Catholics want statues to stay

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CATHOLICS WANT TO REMAIN STATUES: Wattle Range Council has approached the Catholic community to consider moving statues from Father Woods Park to Penola to reduce road safety and access issues to the park. Photo provided – Minu Krishna SR Wattle Range Council.

Kathy gandolfi

The STATUES in Father Woods Park, north of Penola, will not be moved to the town following a request from the Wattle Range Council denied by the Catholic community.

The council consulted with the Catholic community following its November meeting, which decided to explore the possibility of moving the carved wooden statues of Father Tenison Woods and Saint Mary MacKillop to Penola to alleviate security concerns road and access to Riddoch Road at Father Woods Park.

The problems have been compounded by plans for the Coonawarra Rail Trail, which is under construction, to include an off-trail path to access the park via an unpaved road allowance through agricultural property (which the farmer opposes concerned) for the Riddoch freeway near Father’s Woods Park on the other side of the freeway.

It was believed that the move could also help provide an economic benefit to the township of Penola.

Council officers met with representatives of the Catholic Archdiocese of Adelaide, the Catholic Parish of Penola and the Father Woods Park Committee.

At the Council meeting last December, project manager Muni Krishna indicated that Catholic representatives were not in favor of moving the sculptures, as Father Woods Park is important to the history of Father Tenison Woods’ work. In the region.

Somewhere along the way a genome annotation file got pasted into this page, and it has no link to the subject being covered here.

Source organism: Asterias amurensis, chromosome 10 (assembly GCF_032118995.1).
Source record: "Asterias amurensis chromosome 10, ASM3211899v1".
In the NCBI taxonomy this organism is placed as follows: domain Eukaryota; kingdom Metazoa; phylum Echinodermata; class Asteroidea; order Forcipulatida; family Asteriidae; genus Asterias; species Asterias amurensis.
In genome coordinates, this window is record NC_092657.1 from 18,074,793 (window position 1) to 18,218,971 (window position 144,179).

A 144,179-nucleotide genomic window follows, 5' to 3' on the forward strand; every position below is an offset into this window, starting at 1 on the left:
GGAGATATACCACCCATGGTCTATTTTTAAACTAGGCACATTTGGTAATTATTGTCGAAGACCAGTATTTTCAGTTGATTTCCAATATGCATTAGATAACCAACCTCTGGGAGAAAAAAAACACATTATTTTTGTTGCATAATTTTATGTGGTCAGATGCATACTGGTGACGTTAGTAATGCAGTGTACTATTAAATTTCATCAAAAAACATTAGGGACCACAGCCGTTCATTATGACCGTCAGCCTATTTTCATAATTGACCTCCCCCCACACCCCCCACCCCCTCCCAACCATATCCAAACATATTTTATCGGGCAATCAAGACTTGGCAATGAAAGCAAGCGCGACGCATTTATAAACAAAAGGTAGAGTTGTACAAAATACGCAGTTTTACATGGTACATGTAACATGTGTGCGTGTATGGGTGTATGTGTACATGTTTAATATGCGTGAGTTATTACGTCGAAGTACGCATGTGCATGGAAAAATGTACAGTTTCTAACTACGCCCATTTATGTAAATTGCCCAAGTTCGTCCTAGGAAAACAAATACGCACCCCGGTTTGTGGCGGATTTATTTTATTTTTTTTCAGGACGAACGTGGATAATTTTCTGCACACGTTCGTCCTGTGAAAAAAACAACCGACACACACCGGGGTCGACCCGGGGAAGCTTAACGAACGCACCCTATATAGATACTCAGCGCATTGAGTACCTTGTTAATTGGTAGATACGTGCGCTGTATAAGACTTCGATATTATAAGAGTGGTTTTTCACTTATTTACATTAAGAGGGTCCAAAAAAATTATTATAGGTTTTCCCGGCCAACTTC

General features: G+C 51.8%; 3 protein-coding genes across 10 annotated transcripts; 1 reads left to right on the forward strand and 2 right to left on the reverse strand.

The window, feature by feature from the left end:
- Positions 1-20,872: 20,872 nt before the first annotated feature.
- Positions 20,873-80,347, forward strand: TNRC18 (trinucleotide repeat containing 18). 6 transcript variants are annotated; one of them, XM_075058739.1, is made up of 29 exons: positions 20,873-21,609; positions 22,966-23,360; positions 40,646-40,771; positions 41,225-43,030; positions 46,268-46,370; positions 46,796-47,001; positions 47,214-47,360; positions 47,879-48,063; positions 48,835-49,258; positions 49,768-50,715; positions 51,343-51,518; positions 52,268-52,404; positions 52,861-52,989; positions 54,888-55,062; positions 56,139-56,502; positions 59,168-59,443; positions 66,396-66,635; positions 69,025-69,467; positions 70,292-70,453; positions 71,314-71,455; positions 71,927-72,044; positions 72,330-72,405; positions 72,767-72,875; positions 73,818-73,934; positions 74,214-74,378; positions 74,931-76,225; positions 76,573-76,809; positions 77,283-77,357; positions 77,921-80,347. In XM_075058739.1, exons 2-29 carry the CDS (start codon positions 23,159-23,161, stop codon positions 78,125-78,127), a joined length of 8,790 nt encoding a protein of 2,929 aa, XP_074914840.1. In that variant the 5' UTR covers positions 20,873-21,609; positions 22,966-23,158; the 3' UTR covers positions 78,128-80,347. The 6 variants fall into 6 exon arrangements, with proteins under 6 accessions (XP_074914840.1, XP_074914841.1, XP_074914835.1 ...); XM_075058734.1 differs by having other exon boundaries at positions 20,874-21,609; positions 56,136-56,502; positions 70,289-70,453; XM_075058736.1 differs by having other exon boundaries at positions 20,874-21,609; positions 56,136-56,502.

The report says Catholic officials informed Council that the statues in the park were being rebuilt and that the new sculptures would be installed in the park at the start of the new year.

Over the past ten years, church visitors’ books for the park cautiously indicate that over 34,000 people have visited Father Woods Park.

The council report said Catholic officials were strongly in favor of the Coonawarra Rail Trail project, believing that the trail and the park would complement each other and significantly increase the number of people visiting the park.

Mr. Krishna reported that a story, which appeared in The Border Watch of June 27, 1883, was presented to Catholic officials by the officers of the Council as part of a request for existing signage on a huge gum tree on the banks of the Riddoch Highway, which names its name as the “Father Woods tree,” was moved to another important tree in the park, as the article indicated that a storm had toppled the original Father Woods tree.

The article read: “… We hear that a cyclone has passed through Limestone Ridge station on the Penola and Narracoorte (sic) road, sweeping dead trees in its path. Among the ancient forest monarchs who fell before her was a tree by the side of the main road, near Mrs. MacArthur’s docking station, known locally as the Reverend JET Wood’s Gum… ”

Mr. Krishna said: “Although reluctant, the Church is open to the possibility of identifying another important tree in Father Woods Park to alleviate the safety concerns associated with crossing the Riddoch Road. [to access the currently signed tree].

“Further discussion will take place on this matter in the hope that with proper signage we can both recognize the fact that the services were held in the shade of the tall red trees by Father Woods and recognize the fact that the original tree was lost in the great storm back in 1883.


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